Transportation: Considering all the overnight bus trips we took, we barely broke $100 paying for all of them.
Lodging: I didn’t keep the best track of this–but we rarely spent more than US $7-10 per night on a hostel. My most expensive room in Peru was about $12. We spent the majority of nights in hostel dorms.
Money= I got all my cash from ATMS; which most commonly dispense in amounts of 50s and more likely 100 sol bills. Almost no vender accepts anything larger than a 20, because nobody EVER has change. This made actually spending money/paying for things very challenging.
Bathroom= There seems be a national shortage of toilet seats in Peru, and a law that says toilet paper must only be available for charge. This wasn’t a huge deal as I have no problem “squatting” and I just got used to carrying around my own TP. But there were several awkward instances where I was caught in the wrong place with no TP, or no toilet at all. Yikes (see: lowest point)
I’ve also had to just squat and pee in some strange places- a woodsy area of Machu Picchu (there are NO bathrooms on the premises- what do they expect), a kitchen sink (haha, again see: lowest point), several bushes, behind a crate at a train station, etc. As they say, when you got to go- you got to go.
I couldn’t live without my:
iPod Touch- True, my travels would be more “pure and authentic” without it (i.e. I’d be more lost), but I’ve gotten so much use out of this little fellow, and it’s been the source of entertainment and resource- I’m not sure what I’d do without it. I can check my email, facebook, bank accounts/finances etc. I can take pictures or video. I can check my location on google maps and find out how far I am from hotspots or my next hostel- and get directions. I used it to use Skype to call my credit card company and tell them I was in a new country, and then to find and get the address to the high rated hostel I now find myself in. I used it to Facetime call my sister in law; in which she used it to show me her growing belly, and some miniature clothes for the baby girl that will soon emerge. I use it right now along with an amazing bluetooth keyboard to type this blog post…In fact, just two seconds ago a british girl walked by and exclaimed in a very British way, “Are you using that keyboard thingy to type on your little iPhone- WOW- Technology these days”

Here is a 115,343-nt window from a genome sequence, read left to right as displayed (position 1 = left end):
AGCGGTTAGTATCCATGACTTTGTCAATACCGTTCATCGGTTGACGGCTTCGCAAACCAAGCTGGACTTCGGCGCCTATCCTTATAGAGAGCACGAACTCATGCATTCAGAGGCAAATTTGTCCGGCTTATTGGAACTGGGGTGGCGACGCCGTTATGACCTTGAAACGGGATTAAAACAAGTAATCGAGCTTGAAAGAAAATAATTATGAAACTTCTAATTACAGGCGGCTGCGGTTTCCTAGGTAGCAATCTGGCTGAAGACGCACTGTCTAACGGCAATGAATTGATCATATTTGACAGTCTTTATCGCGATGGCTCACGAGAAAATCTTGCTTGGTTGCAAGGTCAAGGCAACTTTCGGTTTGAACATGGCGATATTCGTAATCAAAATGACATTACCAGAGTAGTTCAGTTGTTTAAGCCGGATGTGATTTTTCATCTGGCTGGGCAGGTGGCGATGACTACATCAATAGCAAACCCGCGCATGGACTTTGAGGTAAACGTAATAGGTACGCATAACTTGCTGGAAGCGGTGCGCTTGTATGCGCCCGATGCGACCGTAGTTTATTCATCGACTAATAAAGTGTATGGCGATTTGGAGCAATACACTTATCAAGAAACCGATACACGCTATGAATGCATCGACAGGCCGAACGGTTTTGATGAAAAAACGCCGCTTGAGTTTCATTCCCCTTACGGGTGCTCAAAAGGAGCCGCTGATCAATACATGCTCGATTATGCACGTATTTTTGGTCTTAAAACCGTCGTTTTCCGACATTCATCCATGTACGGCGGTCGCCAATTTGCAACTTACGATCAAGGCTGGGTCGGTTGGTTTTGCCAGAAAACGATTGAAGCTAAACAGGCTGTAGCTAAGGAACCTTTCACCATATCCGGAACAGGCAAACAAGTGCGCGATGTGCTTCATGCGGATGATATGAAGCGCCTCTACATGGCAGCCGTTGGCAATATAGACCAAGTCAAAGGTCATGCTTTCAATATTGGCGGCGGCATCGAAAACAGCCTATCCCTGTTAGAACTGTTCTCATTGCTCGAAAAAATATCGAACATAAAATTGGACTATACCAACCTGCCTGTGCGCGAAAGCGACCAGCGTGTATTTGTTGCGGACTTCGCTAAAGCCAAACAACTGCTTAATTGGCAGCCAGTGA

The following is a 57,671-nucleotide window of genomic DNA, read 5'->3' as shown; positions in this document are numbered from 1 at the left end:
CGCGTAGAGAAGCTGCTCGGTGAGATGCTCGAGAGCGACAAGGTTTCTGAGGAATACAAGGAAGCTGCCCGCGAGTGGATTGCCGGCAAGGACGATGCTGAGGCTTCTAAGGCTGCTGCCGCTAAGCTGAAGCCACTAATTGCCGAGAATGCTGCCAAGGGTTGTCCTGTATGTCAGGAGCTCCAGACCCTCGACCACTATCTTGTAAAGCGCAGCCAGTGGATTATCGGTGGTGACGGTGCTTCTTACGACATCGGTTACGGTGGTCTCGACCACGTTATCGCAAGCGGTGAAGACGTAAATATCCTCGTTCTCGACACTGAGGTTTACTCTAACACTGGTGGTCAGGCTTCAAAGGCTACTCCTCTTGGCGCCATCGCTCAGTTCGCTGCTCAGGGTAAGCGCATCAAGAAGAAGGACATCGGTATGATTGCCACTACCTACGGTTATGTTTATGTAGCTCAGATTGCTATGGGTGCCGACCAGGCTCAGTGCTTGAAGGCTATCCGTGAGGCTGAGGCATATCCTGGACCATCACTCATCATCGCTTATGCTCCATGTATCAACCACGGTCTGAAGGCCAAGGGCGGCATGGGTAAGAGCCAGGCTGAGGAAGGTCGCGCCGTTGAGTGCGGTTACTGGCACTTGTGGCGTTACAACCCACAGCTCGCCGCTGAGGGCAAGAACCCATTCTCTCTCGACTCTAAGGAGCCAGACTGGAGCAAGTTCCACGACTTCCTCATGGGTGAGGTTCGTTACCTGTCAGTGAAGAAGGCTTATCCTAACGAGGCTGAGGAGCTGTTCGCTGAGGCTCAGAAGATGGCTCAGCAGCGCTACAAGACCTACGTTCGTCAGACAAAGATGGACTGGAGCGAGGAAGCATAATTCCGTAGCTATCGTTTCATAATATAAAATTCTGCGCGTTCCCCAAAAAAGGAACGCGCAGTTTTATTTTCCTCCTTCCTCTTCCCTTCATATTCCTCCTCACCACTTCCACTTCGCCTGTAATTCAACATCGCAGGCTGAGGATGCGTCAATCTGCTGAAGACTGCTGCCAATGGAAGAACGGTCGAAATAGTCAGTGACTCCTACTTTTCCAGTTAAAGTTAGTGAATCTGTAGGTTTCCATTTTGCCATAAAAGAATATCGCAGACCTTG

Exoficio Underwear- I have 4 pairs of underwear, I’ve sent out laundry for cleaning twice in nearly 30 days, yet I am never wearing dirty underwear. A miracle, you ask?? Nope- just my Exoficio underwear. Wear it, wash it in the sink, dries perfectly overnight. Rotate, repeat. These bad boys have held up flawlessly, and show no signs of wear and tear. Simply amazing. The same can be said for the 3 merino shirts I own. A miracle fabric from God. I could wear the same shirt for days on end (and I basically have) and they hold absolutely no odor and won’t lose their shape. Smart wool and Icebreaker are my golden brands.
This is difficult to chose. There have been a few. Finally reaching Machu Picchu at sunrise was tough to beat. It wasn’t just that I had endured four amazing days of walking, climbing, sleeping amongst the mountains, and finally climbing thousands of steps; but it was the realization that after months of saving, working, planning, I felt that I had accomplished something much bigger.